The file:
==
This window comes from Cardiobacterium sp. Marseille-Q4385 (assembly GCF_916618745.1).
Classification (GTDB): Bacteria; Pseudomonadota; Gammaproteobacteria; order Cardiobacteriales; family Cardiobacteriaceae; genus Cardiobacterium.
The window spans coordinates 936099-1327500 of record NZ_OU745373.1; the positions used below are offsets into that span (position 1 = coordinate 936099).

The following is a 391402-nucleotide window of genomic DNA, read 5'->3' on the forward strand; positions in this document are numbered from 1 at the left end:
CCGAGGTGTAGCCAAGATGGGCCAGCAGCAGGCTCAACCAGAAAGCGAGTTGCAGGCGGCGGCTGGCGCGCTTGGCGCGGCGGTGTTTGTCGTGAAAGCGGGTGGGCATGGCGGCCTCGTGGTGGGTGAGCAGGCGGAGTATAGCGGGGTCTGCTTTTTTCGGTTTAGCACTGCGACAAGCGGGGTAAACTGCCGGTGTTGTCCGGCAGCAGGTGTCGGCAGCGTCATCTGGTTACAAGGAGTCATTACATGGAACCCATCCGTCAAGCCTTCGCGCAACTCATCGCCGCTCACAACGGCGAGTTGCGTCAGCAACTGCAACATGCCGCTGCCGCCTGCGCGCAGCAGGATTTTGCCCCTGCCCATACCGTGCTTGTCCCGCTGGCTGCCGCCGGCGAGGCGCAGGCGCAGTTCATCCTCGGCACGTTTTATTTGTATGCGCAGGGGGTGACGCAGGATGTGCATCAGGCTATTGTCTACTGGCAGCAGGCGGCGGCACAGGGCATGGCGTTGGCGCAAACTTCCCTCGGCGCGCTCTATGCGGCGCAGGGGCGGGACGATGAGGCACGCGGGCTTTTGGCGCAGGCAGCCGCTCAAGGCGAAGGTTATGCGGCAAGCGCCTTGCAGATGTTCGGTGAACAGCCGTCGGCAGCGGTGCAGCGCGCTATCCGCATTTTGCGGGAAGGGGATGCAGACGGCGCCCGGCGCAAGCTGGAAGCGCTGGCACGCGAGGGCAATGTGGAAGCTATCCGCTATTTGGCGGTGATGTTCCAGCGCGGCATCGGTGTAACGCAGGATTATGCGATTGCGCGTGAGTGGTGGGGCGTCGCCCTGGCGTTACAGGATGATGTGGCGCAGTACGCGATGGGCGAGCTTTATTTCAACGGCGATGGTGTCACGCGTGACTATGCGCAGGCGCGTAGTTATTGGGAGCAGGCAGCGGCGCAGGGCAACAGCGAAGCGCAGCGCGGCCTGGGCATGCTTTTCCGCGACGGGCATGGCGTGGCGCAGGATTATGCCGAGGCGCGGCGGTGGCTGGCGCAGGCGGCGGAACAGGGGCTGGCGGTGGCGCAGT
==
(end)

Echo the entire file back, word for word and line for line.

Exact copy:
This window comes from Cardiobacterium sp. Marseille-Q4385 (assembly GCF_916618745.1).
Classification (GTDB): Bacteria; Pseudomonadota; Gammaproteobacteria; order Cardiobacteriales; family Cardiobacteriaceae; genus Cardiobacterium.
The window spans coordinates 936099-1327500 of record NZ_OU745373.1; the positions used below are offsets into that span (position 1 = coordinate 936099).

The following is a 391402-nucleotide window of genomic DNA, read 5'->3' on the forward strand; positions in this document are numbered from 1 at the left end:
CCGAGGTGTAGCCAAGATGGGCCAGCAGCAGGCTCAACCAGAAAGCGAGTTGCAGGCGGCGGCTGGCGCGCTTGGCGCGGCGGTGTTTGTCGTGAAAGCGGGTGGGCATGGCGGCCTCGTGGTGGGTGAGCAGGCGGAGTATAGCGGGGTCTGCTTTTTTCGGTTTAGCACTGCGACAAGCGGGGTAAACTGCCGGTGTTGTCCGGCAGCAGGTGTCGGCAGCGTCATCTGGTTACAAGGAGTCATTACATGGAACCCATCCGTCAAGCCTTCGCGCAACTCATCGCCGCTCACAACGGCGAGTTGCGTCAGCAACTGCAACATGCCGCTGCCGCCTGCGCGCAGCAGGATTTTGCCCCTGCCCATACCGTGCTTGTCCCGCTGGCTGCCGCCGGCGAGGCGCAGGCGCAGTTCATCCTCGGCACGTTTTATTTGTATGCGCAGGGGGTGACGCAGGATGTGCATCAGGCTATTGTCTACTGGCAGCAGGCGGCGGCACAGGGCATGGCGTTGGCGCAAACTTCCCTCGGCGCGCTCTATGCGGCGCAGGGGCGGGACGATGAGGCACGCGGGCTTTTGGCGCAGGCAGCCGCTCAAGGCGAAGGTTATGCGGCAAGCGCCTTGCAGATGTTCGGTGAACAGCCGTCGGCAGCGGTGCAGCGCGCTATCCGCATTTTGCGGGAAGGGGATGCAGACGGCGCCCGGCGCAAGCTGGAAGCGCTGGCACGCGAGGGCAATGTGGAAGCTATCCGCTATTTGGCGGTGATGTTCCAGCGCGGCATCGGTGTAACGCAGGATTATGCGATTGCGCGTGAGTGGTGGGGCGTCGCCCTGGCGTTACAGGATGATGTGGCGCAGTACGCGATGGGCGAGCTTTATTTCAACGGCGATGGTGTCACGCGTGACTATGCGCAGGCGCGTAGTTATTGGGAGCAGGCAGCGGCGCAGGGCAACAGCGAAGCGCAGCGCGGCCTGGGCATGCTTTTCCGCGACGGGCATGGCGTGGCGCAGGATTATGCCGAGGCGCGGCGGTGGCTGGCGCAGGCGGCGGAACAGGGGCTGGCGGTGGCGCAGT